Crossing the Suittle


My alarm goes off at 6am. I yell over to Cracker Jack. I’ve come to notice that he usually starts singing the minute he wakes up. Our gear is wet with condensation. We stuff it in our packs, eat bars, and get going.


Our day starts by climbing 3,900 feet in 3 miles. Groan. When I reach the summit, Cracker Jack is already there and has made coffee for us with his ultralight French press. I spread out my tent to dry on some tree branches and then spread chocolate hazelnut butter and strawberry jelly on tortillas. Yum! Breakfast.


After this, there is a big down hill through a thick forest. The trail is full of huge blown down trees and it takes a long time to navigate around, over, under, and between them. I find Cracker Jack at the junction of the old and new PCT. The old section uses a tree as a makeshift bridge over the Suiattle River. It may or may not still be there. The new route has a fancy, real bridge, which adds 4.8 miles and 1,500 feet of elevation. We opt for the adventure of the old route.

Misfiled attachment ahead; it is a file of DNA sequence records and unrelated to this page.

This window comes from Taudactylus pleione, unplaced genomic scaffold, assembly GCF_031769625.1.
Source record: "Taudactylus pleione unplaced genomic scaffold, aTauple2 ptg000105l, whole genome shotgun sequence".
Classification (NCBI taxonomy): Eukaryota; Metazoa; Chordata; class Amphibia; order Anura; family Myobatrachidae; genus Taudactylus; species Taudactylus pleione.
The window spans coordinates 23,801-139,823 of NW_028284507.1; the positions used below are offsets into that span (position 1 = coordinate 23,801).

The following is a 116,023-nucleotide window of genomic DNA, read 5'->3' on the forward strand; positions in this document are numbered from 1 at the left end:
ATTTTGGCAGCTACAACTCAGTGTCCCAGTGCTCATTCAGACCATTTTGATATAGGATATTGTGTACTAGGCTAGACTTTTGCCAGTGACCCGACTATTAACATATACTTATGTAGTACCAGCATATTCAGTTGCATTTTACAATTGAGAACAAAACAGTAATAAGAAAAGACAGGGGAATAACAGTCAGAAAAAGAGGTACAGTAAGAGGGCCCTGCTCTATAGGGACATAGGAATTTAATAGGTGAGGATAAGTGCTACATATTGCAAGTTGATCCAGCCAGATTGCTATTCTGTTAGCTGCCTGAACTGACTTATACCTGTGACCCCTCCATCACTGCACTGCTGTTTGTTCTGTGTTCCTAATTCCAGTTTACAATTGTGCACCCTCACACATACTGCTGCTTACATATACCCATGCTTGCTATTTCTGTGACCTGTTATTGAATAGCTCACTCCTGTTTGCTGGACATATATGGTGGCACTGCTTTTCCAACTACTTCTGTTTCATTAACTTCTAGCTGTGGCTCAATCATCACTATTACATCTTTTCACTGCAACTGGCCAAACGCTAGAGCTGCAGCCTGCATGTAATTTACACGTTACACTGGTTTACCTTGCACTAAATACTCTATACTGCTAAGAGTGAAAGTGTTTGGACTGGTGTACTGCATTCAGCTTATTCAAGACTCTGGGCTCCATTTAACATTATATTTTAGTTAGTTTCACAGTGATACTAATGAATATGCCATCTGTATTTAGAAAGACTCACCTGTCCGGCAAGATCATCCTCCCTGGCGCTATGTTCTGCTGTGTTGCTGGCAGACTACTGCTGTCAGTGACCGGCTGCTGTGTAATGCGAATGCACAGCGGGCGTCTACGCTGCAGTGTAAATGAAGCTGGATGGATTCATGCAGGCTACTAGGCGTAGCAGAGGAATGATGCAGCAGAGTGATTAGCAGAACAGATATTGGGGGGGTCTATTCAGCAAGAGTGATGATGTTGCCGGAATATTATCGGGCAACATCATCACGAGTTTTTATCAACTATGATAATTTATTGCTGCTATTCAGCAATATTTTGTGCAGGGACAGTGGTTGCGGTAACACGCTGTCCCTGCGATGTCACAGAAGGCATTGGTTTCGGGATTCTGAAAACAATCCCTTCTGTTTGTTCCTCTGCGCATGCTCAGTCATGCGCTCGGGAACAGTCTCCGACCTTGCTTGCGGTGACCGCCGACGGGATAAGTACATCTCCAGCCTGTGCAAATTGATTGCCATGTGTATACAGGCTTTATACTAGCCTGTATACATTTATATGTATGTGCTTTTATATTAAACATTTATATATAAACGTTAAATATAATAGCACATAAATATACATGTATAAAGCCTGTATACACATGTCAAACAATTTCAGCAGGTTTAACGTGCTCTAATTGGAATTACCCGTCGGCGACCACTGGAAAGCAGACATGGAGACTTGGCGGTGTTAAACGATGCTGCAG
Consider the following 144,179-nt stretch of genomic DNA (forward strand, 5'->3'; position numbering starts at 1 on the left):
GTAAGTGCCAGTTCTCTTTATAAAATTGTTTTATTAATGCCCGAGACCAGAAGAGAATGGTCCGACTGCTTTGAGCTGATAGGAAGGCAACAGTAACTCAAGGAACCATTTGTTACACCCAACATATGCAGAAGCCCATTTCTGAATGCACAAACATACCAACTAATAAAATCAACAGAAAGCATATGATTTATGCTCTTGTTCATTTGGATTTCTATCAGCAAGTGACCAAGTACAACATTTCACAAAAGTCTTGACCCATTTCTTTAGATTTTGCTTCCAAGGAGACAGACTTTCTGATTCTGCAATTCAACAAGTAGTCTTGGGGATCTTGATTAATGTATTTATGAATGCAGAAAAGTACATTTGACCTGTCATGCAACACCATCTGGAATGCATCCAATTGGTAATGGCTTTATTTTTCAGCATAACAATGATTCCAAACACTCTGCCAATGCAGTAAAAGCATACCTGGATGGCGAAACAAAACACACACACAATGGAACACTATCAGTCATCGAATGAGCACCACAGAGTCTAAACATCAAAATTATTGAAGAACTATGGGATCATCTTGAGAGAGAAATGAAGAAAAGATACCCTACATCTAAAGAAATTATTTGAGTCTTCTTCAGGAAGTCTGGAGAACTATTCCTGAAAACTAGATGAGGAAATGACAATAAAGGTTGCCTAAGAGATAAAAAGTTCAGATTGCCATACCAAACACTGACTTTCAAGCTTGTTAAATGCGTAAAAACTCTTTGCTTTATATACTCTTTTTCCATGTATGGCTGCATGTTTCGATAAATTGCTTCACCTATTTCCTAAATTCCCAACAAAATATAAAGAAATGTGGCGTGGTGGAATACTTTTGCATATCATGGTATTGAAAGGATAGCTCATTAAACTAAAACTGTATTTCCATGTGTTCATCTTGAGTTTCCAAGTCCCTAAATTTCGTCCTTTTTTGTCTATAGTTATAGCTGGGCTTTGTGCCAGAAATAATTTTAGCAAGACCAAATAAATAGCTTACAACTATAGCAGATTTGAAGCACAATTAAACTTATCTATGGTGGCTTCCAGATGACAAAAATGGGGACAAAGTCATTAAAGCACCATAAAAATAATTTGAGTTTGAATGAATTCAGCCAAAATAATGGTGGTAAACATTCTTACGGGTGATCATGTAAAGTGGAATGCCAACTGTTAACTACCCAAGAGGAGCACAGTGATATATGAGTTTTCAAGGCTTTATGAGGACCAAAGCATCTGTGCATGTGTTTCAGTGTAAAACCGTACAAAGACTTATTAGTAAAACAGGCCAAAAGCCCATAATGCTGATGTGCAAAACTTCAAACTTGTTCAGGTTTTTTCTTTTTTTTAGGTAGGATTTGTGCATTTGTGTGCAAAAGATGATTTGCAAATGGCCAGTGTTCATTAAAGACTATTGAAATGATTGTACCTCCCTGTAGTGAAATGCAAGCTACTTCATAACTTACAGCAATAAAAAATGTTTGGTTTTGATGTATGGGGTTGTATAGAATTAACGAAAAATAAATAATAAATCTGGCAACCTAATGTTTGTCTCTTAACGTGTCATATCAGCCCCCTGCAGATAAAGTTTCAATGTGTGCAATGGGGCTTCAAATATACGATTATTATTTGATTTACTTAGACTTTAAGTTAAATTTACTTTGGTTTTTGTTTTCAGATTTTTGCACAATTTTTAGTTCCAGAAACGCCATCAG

The scale is deceiving. The tree crossing the river is HUGE!

The scale is deceiving. The tree crossing the river is HUGE!

It’s a good choice. It has fewer blow downs and the tread is easy to follow. We also feel like we’ve gone off the radar a tiny bit, which is nice. After some downhill switchbacks, we pop out at the river and hunt for the log bridge. There are logs everywhere and I get a sense of the strength this river can have. We’re almost about to give up and ford when we see the log. Cracker Jack deftly crosses. I look at the situation with suspect. I will fall in the river…I scoot across the log on my butt. Not graceful, but I’m dry. Cracker Jack videos this slightly humiliating river crossing.

On the other side of bank, we decide to go 7 more miles to a tent site just down from Cloudy Pass. It starts to rain. I put on music and rain gear. I eat skittles, get water, and basically run up the side of the mountain to the pass, which definitely lives up to its name. As I hike to the tent site, I see a lumbering creature the width of the trail. Giant Wombat is my first guess. This is probably incorrect. Is Cracker Jack messing with me? No, not that either. Giant porcupine? We scare each other. It waddles off into the grey mist and I pick up speed to the tent site.

Cracker Jack and I camp by a meadow. The rain is heavier now and we’re getting drenched. Just as we get our tents set up and get inside, it starts pouring.